By KBB.com Editors
Fresh from a complete remake last year, the mid-size Dodge Dakota can no longer be tagged as a "mini-Ram". Dakota buyers disdain today's bulked-up full-sized pickups and demand a leaner exterior. With little compromise in interior room or workhorse ability, the Dakota delivers a trimmer package that makes it easier to negotiate congested city traffic and crowded parking lots. Yet the Dakota remains roomier and more potent than its smaller competitors. The Dakota comes in four distinct trim levels. Each is available with either aft-hinged rear doors – called Extended Cab – or the four conventional doors of the Crew Cab. Most are available with rear-, conventional four-wheel drive or full-time four-wheel drive. Standard is a capable 210-horsepower V6, while an impressive 302-horsepower V8 is available.
Of less-than-full-size pickups, the 2009 Dakota offers the most power and the largest interior. Real truck folks will love the new removable storage bins that stow under the Crew Cab's rear seat.
The Dakota is not a "little" pickup. It's about as big as some full-sized pickups once were. Unlike some other smaller pickups, the Dakota does not offer a budget version with a four-cylinder engine or a regular cab.
Two new names, Big Horn and Lone Star, replace the SXT trims, while the SLT, Sport and TRX 4x2 are dropped. New standard features include a tilt steering wheel on ST trims, while cloth bucket seats and 18-inch aluminum wheels are made standard on all Laramie models.
Driving Impressions In comparing the 2009 Dakota to a typical sedan, a sophisticated driver may notice a small amount of rear-axle ride harshness over uneven pavement. Others may feel the...Dakota rides as well as most cars. And, with a few hundred pounds loaded in the cargo box, there will be little difference between a current sedan and the Dakota. Steering and braking are predictable in response and feel, and the Dakota owner will likely have no complaints about how it rides smoothly down the road and handles responsively around corners. The optional V8 makes easy the sometimes challenging task of passing slow-moving traffic on rural two-lane highways.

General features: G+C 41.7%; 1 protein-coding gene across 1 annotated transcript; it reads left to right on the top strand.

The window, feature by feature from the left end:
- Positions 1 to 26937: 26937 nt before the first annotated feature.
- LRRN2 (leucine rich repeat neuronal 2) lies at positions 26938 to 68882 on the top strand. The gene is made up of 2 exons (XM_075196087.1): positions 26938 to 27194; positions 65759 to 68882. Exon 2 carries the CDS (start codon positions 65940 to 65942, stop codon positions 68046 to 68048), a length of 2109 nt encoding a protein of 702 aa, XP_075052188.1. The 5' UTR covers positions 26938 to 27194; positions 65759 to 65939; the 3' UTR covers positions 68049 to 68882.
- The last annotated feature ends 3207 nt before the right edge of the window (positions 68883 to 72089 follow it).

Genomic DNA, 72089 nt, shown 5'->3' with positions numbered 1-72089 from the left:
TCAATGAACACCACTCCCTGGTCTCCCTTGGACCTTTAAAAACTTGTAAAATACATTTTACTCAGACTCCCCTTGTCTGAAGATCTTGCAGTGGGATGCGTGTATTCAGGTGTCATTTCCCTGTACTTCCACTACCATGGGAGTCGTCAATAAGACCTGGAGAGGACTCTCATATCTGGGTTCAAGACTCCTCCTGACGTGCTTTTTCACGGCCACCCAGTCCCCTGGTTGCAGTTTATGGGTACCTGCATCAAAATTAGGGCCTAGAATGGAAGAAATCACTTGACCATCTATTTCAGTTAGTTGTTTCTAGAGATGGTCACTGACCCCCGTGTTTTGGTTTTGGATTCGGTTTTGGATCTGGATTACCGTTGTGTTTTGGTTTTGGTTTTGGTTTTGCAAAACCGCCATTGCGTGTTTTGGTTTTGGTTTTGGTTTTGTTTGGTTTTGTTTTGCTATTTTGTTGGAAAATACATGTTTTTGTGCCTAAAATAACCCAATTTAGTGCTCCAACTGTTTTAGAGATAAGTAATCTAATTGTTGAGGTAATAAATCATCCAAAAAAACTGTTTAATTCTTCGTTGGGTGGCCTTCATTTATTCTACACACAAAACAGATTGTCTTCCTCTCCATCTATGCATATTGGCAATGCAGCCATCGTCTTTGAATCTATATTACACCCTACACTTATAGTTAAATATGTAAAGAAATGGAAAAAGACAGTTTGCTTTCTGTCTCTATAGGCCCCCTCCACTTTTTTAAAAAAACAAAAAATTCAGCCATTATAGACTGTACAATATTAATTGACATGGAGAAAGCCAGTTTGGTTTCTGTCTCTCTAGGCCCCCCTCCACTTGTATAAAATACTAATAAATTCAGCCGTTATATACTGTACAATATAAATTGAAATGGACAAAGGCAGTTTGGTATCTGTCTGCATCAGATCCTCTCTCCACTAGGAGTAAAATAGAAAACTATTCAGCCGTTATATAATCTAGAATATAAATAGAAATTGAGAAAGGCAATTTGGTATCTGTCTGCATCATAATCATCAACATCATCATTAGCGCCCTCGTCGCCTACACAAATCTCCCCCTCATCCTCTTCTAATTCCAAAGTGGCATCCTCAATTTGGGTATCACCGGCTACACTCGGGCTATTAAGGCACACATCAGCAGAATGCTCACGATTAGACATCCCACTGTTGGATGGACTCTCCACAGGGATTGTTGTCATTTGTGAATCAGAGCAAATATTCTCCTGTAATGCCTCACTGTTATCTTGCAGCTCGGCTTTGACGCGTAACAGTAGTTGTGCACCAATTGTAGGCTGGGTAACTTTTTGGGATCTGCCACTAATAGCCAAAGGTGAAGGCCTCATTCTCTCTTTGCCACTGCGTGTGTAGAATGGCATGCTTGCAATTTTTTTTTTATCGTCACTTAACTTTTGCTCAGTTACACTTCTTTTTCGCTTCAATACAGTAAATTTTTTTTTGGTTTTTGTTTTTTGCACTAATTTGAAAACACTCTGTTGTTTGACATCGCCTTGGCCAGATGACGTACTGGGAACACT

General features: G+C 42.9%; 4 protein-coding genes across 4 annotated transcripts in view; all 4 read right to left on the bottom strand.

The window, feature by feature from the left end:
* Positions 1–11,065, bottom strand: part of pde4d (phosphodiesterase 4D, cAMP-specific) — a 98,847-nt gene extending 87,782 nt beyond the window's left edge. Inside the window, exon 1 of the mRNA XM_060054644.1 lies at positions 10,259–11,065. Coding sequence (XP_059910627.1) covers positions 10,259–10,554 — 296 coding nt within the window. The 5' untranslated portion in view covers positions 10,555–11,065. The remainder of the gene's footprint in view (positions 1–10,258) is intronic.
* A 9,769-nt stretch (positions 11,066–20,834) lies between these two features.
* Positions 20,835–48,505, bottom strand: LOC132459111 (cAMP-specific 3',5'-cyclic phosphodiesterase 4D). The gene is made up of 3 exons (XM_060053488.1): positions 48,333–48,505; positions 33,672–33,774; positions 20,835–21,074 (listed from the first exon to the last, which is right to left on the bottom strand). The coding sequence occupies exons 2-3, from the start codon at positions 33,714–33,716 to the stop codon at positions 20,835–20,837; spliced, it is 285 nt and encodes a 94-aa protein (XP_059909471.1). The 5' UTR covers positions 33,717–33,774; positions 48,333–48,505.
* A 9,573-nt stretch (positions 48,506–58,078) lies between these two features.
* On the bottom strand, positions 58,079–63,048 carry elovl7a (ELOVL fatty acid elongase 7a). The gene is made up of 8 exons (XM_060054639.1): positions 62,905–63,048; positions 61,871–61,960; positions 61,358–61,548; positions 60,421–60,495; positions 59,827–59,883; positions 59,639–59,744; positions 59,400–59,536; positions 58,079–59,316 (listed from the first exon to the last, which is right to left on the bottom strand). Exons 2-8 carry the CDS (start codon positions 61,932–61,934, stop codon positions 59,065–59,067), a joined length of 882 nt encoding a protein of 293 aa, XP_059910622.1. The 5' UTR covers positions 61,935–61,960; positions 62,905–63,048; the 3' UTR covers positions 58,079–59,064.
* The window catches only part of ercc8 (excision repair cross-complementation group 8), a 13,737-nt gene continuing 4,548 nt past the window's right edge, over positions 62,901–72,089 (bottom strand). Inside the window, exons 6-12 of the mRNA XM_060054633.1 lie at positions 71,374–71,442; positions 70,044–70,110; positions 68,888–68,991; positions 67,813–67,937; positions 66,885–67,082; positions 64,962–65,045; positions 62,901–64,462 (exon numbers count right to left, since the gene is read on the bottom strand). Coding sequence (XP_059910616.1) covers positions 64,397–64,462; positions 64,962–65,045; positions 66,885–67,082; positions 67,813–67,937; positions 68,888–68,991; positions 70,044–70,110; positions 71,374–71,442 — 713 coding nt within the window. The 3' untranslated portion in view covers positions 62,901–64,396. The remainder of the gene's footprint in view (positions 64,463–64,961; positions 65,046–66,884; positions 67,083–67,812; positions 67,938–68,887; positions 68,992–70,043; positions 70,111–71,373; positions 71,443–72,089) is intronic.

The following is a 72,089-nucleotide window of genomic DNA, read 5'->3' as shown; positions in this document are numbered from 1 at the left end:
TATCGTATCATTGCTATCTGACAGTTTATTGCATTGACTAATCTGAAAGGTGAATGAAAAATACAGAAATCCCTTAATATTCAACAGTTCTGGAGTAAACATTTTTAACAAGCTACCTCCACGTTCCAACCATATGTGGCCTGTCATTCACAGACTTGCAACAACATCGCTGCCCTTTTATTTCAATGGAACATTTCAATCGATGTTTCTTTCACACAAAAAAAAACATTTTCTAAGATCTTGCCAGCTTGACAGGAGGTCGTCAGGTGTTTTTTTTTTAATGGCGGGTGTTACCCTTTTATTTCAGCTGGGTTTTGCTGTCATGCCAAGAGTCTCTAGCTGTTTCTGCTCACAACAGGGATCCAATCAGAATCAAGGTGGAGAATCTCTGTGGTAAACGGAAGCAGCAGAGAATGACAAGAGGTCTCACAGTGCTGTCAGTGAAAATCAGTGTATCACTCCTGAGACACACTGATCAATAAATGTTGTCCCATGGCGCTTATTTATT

Available V8 Engine
We really like the Dakota's 302-horsepower V8. But most will be more than satisfied with the standard and more practical 210-horsepower V6.
Ride and Handling
The Dakota's ride comfort, even when it's unloaded, is more than capable for a truck and, perhaps surprisingly, essentially as good as many cars.
If you're moving from, say, a fairly recent sedan to a pickup, you'll be hard pressed to find deficiencies in the Dakota. The black-on-white instrument panel is easy to read, although the plastics that make up much of the interior feel hard and somewhat low-budget. Clever storage devices, such as the Crate 'N Go under-seat storage system and the center console modular cup holder inserts designed to accommodate iPods or cell phones, abound throughout the Dakota's roomy cabin (30-cubic feet inside the Extended Cab and 37.1 cubic-feet in the Crew Cab).Exterior
No longer will the observant confuse a Dakota with a Ram. Forward of the front-door hinge, the 2009 Dakota is completely different than either its predecessor or its bigger sibling. While maintaining the aggressive styling that has become a Dodge trademark, the 2009 Dakota is angular where its previous generation was rounded. Unique to this class, the Dakota Extended Cab features "Full Swing" rear doors that open nearly 170-degrees. A dual-position tail gate can be secured in mid-position to act as a support for extra long cargo extending beyond the Dakota's six-foot six-inch bed.
The 2009 Dakota is available in four trim levels and two body styles: The Extended Cab, which has rear-hinged aft doors, and the Crew Cab, which has four conventional doors. All but the TRX4 are available in rear- or four-wheel drive. The ST comes standard with a 210-horsepower V6 coupled to a six-speed manual transmission. Big Horn and Lone Star standard equipment includes 17-inch aluminum wheels, cruise control and power windows. The TRX4 has four-wheel drive, additional skid plate protection, off-road wheel and tire setup, a sliding rear window and SIRIUS Satellite Radio standard, while the potent V8 is an option. The luxury-minded Laramie has a chromed grille, power seats, premium audio, remote start and chrome rear bumper.
The top option on the 2009 Dakota is the V8 engine. Two versions of four-wheel-drive are available: The first is a more-traditional system with high- and low-range gear ratios. The other offers full-time four-wheel drive, making the Dakota the only smaller pickup to offer this option. The available communication system features, among many other things, a voice-activated navigation system and a 20-gigabyte hard drive to which you can load music, photos and movies (the latter won't play while the truck is in motion). The available cargo box rail with movable tie-down cleats will come in handy when friends need help moving.